|A Radeon GPU, image by Eastwind41|
via Wikimedia Commons
Systems that use passwords to control access to resources must store some information that enables a submitted password to be checked for validity. Large organizations often manage tens of millions of passwords. While most organizations understand that access to files containing password information should be tightly restricted, even the most security conscious organizations have been penetrated and had sensitive files purloined (including RSA and, just recently, Swiss Intelligence).
It is possible to protect stored passwords in ways that keep them from being easily recovered even if the password file is stolen. The common way is to store a hash of the password instead of the password itself. Done right, this can provide a high degree of security. Done wrong, it is almost worthless. For example, Jeremi M Gosney and a colleague were able to crack 90% of the 6.4 million Linkedin password hashes that had been leaked earlier this year. (http://securitynirvana.blogspot.com/2012/06/final-word-on-linkedin-leak.html) The LinkeIn password hashes were not protected by salt. (See my earlier essay on the importance of salt).
Still further improvement in the ability to attack password reposetorie has been presented by Gosney at the Passwords^12 Conference just held in Oslo, Norway. Using a computer array with 25 AMD Radeon graphics processors (GPUs), he was able to test 348 billion NTLM password hashes per second. (http://securityledger.com/new-25-gpu-monster-devours-passwords-in-seconds/) Gosney's slides are available online at http://heim.ifi.uio.no/hennikl/passwords12/www_docs/Jeremi_Gosney_Password_Cracking_HPC_Passwords12.pdf
Big numbers like 384 billion passwords per second are always impressive, but hard to evaluate. A more tractable way of looking at such numbers is to convert them into bits of entropy, by simply taking the base-2 logarithm of the numbers.
Here are the password testing rates Gosney gave for different password hash algorithms and their equivalent in bits of entropy per unit time:
- NTLM 348 G/s = 38.5 bits of entropy per second
- MD5 180 G/s = 37.4 bits of entropy per second
- SHA1 63 G/s = 35.9 bits per second
- LM 20 G/s = 34.2 bits per second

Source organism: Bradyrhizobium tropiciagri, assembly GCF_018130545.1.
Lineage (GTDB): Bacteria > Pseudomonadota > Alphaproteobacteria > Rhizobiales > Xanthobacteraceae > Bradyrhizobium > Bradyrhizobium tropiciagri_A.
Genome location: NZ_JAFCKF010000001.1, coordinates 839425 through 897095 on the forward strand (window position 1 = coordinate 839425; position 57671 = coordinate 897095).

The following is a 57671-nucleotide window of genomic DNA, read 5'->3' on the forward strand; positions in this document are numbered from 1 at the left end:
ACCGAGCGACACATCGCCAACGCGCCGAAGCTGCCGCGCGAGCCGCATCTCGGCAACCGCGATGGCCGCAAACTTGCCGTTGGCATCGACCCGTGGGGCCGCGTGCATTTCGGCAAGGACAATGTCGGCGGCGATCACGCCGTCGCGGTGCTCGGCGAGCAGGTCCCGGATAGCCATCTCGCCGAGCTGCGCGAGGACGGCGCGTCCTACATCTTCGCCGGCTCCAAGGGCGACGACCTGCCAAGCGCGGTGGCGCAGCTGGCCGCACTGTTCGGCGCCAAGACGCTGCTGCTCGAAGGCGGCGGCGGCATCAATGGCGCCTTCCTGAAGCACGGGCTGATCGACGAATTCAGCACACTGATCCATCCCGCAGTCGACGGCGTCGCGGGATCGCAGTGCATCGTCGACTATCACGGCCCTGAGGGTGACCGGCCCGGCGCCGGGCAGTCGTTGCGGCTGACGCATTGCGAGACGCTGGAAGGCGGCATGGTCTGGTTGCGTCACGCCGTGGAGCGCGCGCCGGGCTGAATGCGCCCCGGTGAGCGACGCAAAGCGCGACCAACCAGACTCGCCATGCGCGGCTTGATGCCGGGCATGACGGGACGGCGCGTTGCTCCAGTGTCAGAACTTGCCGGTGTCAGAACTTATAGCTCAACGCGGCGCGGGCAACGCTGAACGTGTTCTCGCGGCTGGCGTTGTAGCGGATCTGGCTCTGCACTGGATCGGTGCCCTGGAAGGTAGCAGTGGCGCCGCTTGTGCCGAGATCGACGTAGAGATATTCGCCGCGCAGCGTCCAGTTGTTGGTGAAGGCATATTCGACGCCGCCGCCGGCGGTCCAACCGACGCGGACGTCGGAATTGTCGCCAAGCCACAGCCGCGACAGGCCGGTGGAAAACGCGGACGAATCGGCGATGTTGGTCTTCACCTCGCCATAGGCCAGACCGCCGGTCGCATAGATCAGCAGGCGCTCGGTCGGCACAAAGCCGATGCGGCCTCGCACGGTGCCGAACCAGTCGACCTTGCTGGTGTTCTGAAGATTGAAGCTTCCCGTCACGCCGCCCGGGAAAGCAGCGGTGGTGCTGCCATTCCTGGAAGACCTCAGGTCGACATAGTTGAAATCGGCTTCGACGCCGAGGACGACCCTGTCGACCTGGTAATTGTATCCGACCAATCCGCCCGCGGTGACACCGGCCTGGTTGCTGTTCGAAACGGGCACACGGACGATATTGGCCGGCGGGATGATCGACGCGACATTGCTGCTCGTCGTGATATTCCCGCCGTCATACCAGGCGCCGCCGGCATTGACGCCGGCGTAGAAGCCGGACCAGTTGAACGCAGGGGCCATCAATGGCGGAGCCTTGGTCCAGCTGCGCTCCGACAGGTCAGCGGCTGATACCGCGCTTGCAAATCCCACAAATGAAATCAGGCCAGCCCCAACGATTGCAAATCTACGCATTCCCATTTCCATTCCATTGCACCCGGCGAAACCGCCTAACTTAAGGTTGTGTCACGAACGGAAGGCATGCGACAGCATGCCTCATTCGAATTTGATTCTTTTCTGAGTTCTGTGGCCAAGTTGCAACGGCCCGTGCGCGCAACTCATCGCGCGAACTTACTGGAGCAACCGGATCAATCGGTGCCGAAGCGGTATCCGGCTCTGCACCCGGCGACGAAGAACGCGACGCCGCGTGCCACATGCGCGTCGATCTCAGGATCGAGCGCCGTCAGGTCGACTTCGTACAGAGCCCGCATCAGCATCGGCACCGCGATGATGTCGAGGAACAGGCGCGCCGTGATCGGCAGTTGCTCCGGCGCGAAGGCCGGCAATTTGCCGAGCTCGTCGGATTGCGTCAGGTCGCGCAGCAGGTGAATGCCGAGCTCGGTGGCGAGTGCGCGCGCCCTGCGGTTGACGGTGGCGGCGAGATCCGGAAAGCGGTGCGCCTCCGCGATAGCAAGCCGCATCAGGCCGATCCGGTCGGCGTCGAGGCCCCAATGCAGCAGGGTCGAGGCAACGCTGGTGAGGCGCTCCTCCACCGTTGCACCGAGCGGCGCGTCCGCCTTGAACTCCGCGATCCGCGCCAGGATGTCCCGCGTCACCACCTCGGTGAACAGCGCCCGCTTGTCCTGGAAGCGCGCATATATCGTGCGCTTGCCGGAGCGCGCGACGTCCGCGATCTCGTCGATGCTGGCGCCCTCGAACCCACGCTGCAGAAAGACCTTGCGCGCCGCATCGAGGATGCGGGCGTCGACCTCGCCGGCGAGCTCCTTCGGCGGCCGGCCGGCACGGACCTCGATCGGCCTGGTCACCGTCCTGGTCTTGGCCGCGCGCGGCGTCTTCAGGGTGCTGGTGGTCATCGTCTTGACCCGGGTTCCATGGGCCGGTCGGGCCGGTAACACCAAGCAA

- md5crypt 77 M/s = 26.2 bits per second
- bcrypt (05) 71 k/s = 16 bits per second
- sha512crypt 364 k/s = 18.6 bits per second
The above numbers show how many bits of entropy are attachable per second. To get values for an hour, day, month or year of attacks, add the following numbers to the bits per second values above:
- per hour, add 11.8 bits
- per day, add 16.4 bits
- per month, add 21.3 bits
- per year, add 24.9 bits
If you have an estimate of the entropy strength of your password and know the hash system used to protect it, you can get estimate how long it will take for Gosney's machine to crack your password. on average.
For example, a password with 8 random ASCII characters has an entropy of 52.5 bits. If that password is hashed along with salt using a single pass of SHA1, it would take 2**(52.5 - 35.9) = 2**16.6 seconds or about one day to crack using Gosney's machine. And that's assuming a truly random password--something that looks like }wg?3Fy6 --not your dog's name plus a digit and a special character. Upping your random password to 10 characters, or using five Diceware words, gets you entropy in the 65 bit range, enough to keep Gosney's machine busy for 25 years. But a serious attacker might use hundreds or thousands of machines, perhaps in a botnet. Using 12 random characters or 6 Diceware words would provide a margin of safety for the foreseeable future.
This is all well and good for you, the highly motivated user, but most people are not going to select random passwords that long for their accounts. With the data results above, it is hard to pin the blame on users who pick weak passwords or share passwords among several accounts. Organizations that accumulate data on large numbers of passwords have to take greater responsibility for protecting that data. The good news is that the same growth in computing power that allows attacks on stolen password hashes also give organizations tools to thwart the attacker -- if they choose to use those tools.
In my next postings, I'll talk about what can be done now and in the future to protect password repositories.